Sophisticated threat actors are actively hacking other attack groups in order to steal victim data, borrow tools and techniques and re-use each other’s infrastructure — making accurate threat intelligence ever harder for security researchers.
This is according to Kaspersky Lab’s Global Research and Analysis Team (GReAT).
Accurate threat intelligence relies on identifying the patterns and tools that signpost a particular threat actor. Such knowledge allows researchers to better map different attackers’ goals, targets and behaviours, and to help organisations determine their level of risk. When threat actors start hacking each other and taking over tools, infrastructure and even victims, this model quickly starts to break down.
Kaspersky Lab believes that such attacks are likely to be implemented mainly by nation-state backed groups, targeting foreign or less competent actors. It is important that IT security researchers learn how to spot and interpret the signs of these attacks, so that they can present their intelligence in context.
In a detailed review of the opportunities for such attacks, GReAT researchers identified two main approaches: passive and active. Passive attacks involve intercepting other groups’ data in transit, for example as it moves between victims and command and control servers — and are almost impossible to detect. The active approach involves infiltrating another threat actor’s malicious infrastructure.
There is a greater risk of detection in the active approach, but it also offers more benefits as it allows the attacker to extract information on a regular basis, monitor its target and their victims, and potentially even insert its own implants or mount attacks in the name of its victim. The success of active attacks relies heavily on the target making mistakes in operational security.
GReAT has encountered a number of strange and unexpected artefacts while investigating specific threat actors that suggest such active attacks are already happening in-the-wild.
Backdoors installed in another entity’s command-and-control (C&C) infrastructure
Installing a backdoor in a hacked network allows attackers to establish persistence inside the operations of another group. Kaspersky Lab researchers have found what appear to be two in-the-wild examples of such backdoors.
One of these was found in 2013, while analysing a server used by NetTraveler, a Chinese-language campaign targeting activists and organisations in Asia. The second one was found in 2014, while investigating a hacked website used by Crouching Yeti (also known as Energetic Bear), a Russian-language threat actor targeting the industrial sector since 2010. The researchers noticed that, for a brief period of time, the panel managing the C&C network was modified with a tag that pointed to a remote IP in China (likely a false flag). The researchers believe this was also a backdoor belonging to another group, although there are no indicators as to who this might be.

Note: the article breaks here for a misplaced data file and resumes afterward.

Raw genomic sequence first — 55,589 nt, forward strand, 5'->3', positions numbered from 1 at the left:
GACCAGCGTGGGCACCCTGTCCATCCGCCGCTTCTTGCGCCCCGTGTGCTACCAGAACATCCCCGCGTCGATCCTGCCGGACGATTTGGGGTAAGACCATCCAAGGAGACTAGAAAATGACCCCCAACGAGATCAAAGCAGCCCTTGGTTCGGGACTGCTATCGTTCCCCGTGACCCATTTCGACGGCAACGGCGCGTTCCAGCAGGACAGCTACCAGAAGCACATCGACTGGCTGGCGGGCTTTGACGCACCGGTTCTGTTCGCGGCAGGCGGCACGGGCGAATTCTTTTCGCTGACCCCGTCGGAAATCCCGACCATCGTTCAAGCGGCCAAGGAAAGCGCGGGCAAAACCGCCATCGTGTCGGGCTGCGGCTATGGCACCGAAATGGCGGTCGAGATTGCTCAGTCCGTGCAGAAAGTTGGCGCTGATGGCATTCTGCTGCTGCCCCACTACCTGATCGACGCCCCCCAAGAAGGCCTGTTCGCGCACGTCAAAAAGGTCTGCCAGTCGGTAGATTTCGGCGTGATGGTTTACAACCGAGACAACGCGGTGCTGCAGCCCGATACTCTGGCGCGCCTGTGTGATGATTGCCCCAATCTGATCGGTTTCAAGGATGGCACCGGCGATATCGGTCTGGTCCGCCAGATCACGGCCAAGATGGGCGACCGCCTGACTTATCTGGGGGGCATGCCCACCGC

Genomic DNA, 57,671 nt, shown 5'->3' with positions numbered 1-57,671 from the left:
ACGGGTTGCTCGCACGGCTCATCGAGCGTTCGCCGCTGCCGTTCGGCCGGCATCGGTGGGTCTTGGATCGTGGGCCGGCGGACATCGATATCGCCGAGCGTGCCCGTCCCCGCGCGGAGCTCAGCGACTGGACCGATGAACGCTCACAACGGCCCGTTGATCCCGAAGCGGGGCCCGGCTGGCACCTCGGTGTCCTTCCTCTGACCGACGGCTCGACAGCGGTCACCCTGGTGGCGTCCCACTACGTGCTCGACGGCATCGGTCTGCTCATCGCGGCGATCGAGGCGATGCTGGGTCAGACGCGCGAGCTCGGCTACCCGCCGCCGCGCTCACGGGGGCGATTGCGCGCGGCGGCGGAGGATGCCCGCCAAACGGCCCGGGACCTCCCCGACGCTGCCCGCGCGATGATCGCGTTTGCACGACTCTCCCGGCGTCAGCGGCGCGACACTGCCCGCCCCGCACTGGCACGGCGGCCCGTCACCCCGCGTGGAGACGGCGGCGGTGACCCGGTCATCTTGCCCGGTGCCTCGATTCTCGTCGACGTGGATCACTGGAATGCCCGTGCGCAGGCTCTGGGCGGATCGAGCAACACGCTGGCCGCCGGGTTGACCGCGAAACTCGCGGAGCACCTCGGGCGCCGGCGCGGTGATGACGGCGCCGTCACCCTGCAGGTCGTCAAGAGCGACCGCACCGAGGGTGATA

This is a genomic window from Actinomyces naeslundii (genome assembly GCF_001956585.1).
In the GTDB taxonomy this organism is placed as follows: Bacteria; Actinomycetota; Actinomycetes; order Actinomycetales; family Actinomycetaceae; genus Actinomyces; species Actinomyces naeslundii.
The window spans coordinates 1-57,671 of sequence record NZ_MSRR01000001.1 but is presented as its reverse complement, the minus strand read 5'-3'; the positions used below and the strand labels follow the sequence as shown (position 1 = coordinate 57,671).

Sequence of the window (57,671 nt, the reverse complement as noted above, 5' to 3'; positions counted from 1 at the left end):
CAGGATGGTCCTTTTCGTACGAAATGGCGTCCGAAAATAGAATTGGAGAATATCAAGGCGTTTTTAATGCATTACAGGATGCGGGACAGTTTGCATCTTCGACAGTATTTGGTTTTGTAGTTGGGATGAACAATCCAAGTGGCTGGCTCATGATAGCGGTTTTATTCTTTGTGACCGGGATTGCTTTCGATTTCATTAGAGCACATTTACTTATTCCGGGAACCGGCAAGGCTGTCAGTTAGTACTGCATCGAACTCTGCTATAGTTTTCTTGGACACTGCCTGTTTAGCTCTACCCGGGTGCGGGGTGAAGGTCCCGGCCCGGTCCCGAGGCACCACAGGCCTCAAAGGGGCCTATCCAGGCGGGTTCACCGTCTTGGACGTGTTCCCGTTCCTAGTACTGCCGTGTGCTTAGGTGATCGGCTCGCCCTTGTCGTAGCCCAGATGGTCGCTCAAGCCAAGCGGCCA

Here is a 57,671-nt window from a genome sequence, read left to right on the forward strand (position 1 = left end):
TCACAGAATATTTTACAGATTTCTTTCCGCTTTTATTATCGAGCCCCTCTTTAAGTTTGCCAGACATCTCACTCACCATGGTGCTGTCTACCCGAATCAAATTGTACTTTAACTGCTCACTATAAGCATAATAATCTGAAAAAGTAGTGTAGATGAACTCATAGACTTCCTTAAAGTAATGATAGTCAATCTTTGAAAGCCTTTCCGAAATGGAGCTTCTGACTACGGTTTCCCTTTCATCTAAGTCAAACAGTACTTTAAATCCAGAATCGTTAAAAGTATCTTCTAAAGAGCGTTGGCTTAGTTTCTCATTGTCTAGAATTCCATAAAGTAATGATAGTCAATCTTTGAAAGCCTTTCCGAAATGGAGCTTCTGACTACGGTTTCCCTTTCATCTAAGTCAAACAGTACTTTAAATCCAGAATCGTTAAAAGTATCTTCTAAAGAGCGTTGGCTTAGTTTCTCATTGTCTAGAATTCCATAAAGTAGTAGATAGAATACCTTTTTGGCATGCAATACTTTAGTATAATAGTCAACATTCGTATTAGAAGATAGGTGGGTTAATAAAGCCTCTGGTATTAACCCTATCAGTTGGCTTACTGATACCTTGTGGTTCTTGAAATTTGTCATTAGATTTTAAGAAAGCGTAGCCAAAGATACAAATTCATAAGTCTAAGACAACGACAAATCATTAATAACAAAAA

Sharing hacked websites
In 2016, Kaspersky Lab researchers found that a website compromised by the Korean-language DarkHotel also hosted exploit scripts for another targeted attacker, which the team called ScarCruft, a group targeting mainly Russian-, Chinese- and South Korean- organisations. The DarkHotel operation dates from April 2016, while the ScarCruft attacks were implemented a month later, suggesting that ScarCruft may have observed the DarkHotel attacks before launching its own.
Infiltrating a group with an established stake in a certain region or industry sector enables an attacker to reduce costs and improve targeting, benefiting from the specialist expertise of its victim.
Some threat actors share rather than steal victims. This is a risky approach if one of the groups is less advanced and gets caught, as the inevitable forensic analysis that follows will also reveal the other intruders. In November 2014, Kaspersky Lab reported that a server belonging to a research institution in the Middle East, known as the Magnet of Threats, simultaneously hosted implants for the highly sophisticated threat actors Regin and Equation Group (English-language), Turla and ItaDuke (Russian-language), as well as Animal Farm (French-language) and Careto (Spanish). In fact, this server was the starting point for the discovery of the Equation Group.
“Attribution is hard at the best of times as clues are rare and easily manipulated, and now we also have to factor in the impact of threat actors hacking each other. As more groups leverage each other’s toolkits, victims and infrastructure, insert their own implants or adopt the identity of their victim to mount further attacks, where will that leave threat hunters trying to build a clear, accurate picture? Our examples hint that some of this is already happening in-the-wild and threat intelligence researchers will need to pause and adapt their thinking when it comes to analysing the work of advanced threat actors,” says Juan Andres Guerrero-Saade, Principal Security Researcher, Global Research and Analysis Team, Kaspersky Lab.